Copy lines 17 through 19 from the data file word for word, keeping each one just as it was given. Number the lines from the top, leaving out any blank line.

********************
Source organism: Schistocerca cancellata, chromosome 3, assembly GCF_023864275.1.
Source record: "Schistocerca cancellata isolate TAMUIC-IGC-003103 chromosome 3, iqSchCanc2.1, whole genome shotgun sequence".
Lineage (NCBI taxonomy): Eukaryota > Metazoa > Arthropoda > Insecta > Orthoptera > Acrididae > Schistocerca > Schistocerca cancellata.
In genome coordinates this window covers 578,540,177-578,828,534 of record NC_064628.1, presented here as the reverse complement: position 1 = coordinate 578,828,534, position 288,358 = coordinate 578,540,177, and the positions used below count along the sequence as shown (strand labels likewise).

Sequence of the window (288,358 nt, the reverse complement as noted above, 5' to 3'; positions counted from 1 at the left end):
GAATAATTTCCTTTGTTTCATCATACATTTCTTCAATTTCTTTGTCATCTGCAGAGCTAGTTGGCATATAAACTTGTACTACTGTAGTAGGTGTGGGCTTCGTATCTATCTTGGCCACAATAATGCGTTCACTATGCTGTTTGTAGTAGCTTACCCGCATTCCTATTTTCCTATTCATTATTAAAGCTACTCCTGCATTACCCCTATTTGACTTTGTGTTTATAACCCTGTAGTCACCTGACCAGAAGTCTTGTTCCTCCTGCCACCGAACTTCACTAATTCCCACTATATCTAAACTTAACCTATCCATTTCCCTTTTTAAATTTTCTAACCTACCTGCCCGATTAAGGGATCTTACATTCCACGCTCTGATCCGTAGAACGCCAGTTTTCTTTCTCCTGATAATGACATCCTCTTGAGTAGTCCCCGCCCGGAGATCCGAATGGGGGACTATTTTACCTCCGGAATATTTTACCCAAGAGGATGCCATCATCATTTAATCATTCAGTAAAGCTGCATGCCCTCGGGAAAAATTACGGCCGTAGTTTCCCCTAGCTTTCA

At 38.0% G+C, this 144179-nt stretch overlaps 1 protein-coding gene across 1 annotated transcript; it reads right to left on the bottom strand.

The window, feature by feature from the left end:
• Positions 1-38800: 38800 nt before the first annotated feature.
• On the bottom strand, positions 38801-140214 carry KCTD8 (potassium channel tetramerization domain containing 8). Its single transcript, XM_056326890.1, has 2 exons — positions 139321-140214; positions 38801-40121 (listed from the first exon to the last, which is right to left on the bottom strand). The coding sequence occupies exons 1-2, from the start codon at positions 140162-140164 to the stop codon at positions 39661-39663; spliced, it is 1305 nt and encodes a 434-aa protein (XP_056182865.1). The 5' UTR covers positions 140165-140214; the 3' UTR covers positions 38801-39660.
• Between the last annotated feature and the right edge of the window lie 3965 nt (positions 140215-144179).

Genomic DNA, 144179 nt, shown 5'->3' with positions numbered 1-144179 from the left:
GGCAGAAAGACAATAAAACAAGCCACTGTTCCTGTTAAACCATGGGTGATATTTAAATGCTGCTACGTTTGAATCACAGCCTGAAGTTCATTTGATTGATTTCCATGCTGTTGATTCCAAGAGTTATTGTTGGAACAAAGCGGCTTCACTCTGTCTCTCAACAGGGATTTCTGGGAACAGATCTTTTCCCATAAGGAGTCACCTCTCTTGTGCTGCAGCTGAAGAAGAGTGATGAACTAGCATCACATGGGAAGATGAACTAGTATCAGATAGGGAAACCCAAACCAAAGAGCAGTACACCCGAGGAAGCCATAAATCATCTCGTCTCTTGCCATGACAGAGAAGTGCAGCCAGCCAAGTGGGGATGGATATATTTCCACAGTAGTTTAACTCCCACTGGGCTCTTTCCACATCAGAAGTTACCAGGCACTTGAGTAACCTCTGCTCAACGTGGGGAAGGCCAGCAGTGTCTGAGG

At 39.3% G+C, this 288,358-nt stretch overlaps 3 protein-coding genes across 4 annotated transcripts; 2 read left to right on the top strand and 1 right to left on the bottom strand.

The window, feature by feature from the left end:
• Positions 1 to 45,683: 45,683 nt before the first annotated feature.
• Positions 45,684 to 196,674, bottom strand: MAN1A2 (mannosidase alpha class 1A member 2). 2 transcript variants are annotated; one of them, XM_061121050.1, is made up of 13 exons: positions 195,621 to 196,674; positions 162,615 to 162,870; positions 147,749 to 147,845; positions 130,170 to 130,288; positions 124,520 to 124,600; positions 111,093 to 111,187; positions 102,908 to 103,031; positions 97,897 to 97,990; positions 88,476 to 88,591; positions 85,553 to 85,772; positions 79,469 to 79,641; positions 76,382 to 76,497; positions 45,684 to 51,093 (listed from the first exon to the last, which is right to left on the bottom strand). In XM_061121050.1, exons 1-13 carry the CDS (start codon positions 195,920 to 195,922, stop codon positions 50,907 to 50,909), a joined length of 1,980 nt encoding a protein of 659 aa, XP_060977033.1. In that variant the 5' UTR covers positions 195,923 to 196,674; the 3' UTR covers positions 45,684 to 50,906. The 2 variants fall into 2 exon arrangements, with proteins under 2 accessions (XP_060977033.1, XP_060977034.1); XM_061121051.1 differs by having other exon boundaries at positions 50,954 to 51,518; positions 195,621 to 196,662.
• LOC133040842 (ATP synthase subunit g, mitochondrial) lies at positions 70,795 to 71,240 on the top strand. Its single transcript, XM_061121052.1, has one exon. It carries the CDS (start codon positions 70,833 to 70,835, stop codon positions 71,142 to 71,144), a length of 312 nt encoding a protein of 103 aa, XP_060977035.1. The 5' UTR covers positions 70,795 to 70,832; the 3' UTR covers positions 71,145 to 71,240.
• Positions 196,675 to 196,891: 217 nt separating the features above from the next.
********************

• Positions 45,684 to 196,674, bottom strand: MAN1A2 (mannosidase alpha class 1A member 2). 2 transcript variants are annotated; one of them, XM_061121050.1, is made up of 13 exons: positions 195,621 to 196,674; positions 162,615 to 162,870; positions 147,749 to 147,845; positions 130,170 to 130,288; positions 124,520 to 124,600; positions 111,093 to 111,187; positions 102,908 to 103,031; positions 97,897 to 97,990; positions 88,476 to 88,591; positions 85,553 to 85,772; positions 79,469 to 79,641; positions 76,382 to 76,497; positions 45,684 to 51,093 (listed from the first exon to the last, which is right to left on the bottom strand). In XM_061121050.1, exons 1-13 carry the CDS (start codon positions 195,920 to 195,922, stop codon positions 50,907 to 50,909), a joined length of 1,980 nt encoding a protein of 659 aa, XP_060977033.1. In that variant the 5' UTR covers positions 195,923 to 196,674; the 3' UTR covers positions 45,684 to 50,906. The 2 variants fall into 2 exon arrangements, with proteins under 2 accessions (XP_060977033.1, XP_060977034.1); XM_061121051.1 differs by having other exon boundaries at positions 50,954 to 51,518; positions 195,621 to 196,662.
• LOC133040842 (ATP synthase subunit g, mitochondrial) lies at positions 70,795 to 71,240 on the top strand. Its single transcript, XM_061121052.1, has one exon. It carries the CDS (start codon positions 70,833 to 70,835, stop codon positions 71,142 to 71,144), a length of 312 nt encoding a protein of 103 aa, XP_060977035.1. The 5' UTR covers positions 70,795 to 70,832; the 3' UTR covers positions 71,145 to 71,240.
• Positions 196,675 to 196,891: 217 nt separating the features above from the next.